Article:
[ISN] Hackers enter DOE Computers

From: cult hero (jerichoat_private)
Date: Thu May 06 1999 - 13:59:05 PDT

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    GOP Senators: U.S. Bungled Probes of Atomic Spying
    By Walter Pincus and Vernon Loeb
    Washington Post Staff Writers
    Thursday, May 6, 1999; Page A02
    Senate Republicans unveiled new evidence yesterday that investigations of
    the chief suspect in possible Chinese espionage at nuclear weapons
    laboratories have been marked by repeated bungles over the past 15 years,
    including at one point the loss of his security file. 
    "I think heads should roll," Don Nickles (R-Okla.), the Senate majority
    whip, said at a hearing held by the Energy and Natural Resources
    The panel heard testimony in one of a number of congressional
    investigations into the handling of suspected Chinese espionage at Los
    Alamos National Laboratory and other weapons labs. Adding to charges of
    lax security and improper investigations that have cascaded out over the
    weeks, the revelations provided further fuel for a growing controversy
    pitting Republican lawmakers against the Clinton administration. 
    Senators at yesterday's hearing, however, shifted their focus slightly. 
    After previously aiming their wrath at White House aides who they said
    failed to take the investigations seriously enough, senators looked
    instead at officials at the Justice Department and the Energy Department
    as well as the FBI. 
    Nickles, who made a brief appearance at the hearing, criticized the
    Justice Department for failing to get a warrant to search an unclassified
    computer belonging to the main suspect, Wen Ho Lee, at his lab work space
    in 1996.  That computer became the focus of investigation after it was
    learned Lee downloaded highly secret information into it from a classified
    computer network.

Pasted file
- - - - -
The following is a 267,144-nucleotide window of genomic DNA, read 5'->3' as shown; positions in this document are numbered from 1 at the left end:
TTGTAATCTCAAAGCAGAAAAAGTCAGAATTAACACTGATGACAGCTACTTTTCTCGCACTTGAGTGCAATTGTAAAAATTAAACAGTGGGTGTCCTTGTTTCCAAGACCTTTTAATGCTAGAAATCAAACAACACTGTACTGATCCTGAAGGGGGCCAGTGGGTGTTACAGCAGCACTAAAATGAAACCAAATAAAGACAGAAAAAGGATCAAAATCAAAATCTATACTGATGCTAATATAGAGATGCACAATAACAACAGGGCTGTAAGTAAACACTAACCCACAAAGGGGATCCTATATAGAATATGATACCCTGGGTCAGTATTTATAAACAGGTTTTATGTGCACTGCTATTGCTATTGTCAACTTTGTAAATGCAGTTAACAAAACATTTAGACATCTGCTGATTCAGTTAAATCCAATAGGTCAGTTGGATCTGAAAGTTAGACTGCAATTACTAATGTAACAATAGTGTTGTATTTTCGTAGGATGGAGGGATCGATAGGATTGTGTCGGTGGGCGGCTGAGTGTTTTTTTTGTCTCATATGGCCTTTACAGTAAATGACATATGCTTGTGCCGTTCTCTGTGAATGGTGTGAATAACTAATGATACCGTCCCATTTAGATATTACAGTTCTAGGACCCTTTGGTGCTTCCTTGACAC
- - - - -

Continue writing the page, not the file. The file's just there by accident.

"An individual is suspected of being a spy with access to all of our
    warhead information . . . and we did not get into his computer. This is
    total incompetence," Nickles said. 
    Speculating that data on U.S. nuclear weapons in Lee's computer "could
    advance Chinese nuclear weapons programs by decades," Nickles said
    officials at the FBI and the Energy Department should be held responsible
    for what he said qualified as a botched inquiry. 
    Lee's lawyer repeatedly has denied his client committed any crime. And
    according to officials familiar with the inquiry, the major FBI
    investigation begun in early 1998 has failed to turn up evidence that Lee
    gave the Chinese anything. 
    In the summer of 1998, after two years of investigation gave no indication
    Lee had any relationship with Chinese intelligence, the FBI attempted to
    entice Lee into spying using two Chinese American bureau agents. The
    so-called "false flag" operation involved the two agents contacting the
    Los Alamos physicist and saying they were looking for information to help
    their country. Lee listened, according to sources, and later turned them
    Lee, however, does face the possibility of criminal charges for
    transferring classified nuclear computer codes to his unclassified
    computer from 1983 to 1995. And investigators are continuing to study
    whether some other identifiable party gained access to the material with
    or without Lee's six-digit password. 
    The major known indication to date that Beijing gained U.S. nuclear
    secrets is a 1988 Chinese military document that contains data on the
    exact dimensions and shape of the newest American miniaturized warhead and
    the weight and explosive yields of a half-dozen other U.S. systems,
    according to administration and congressional sources. This data, much of
    which was available in scientific and technical journals in the late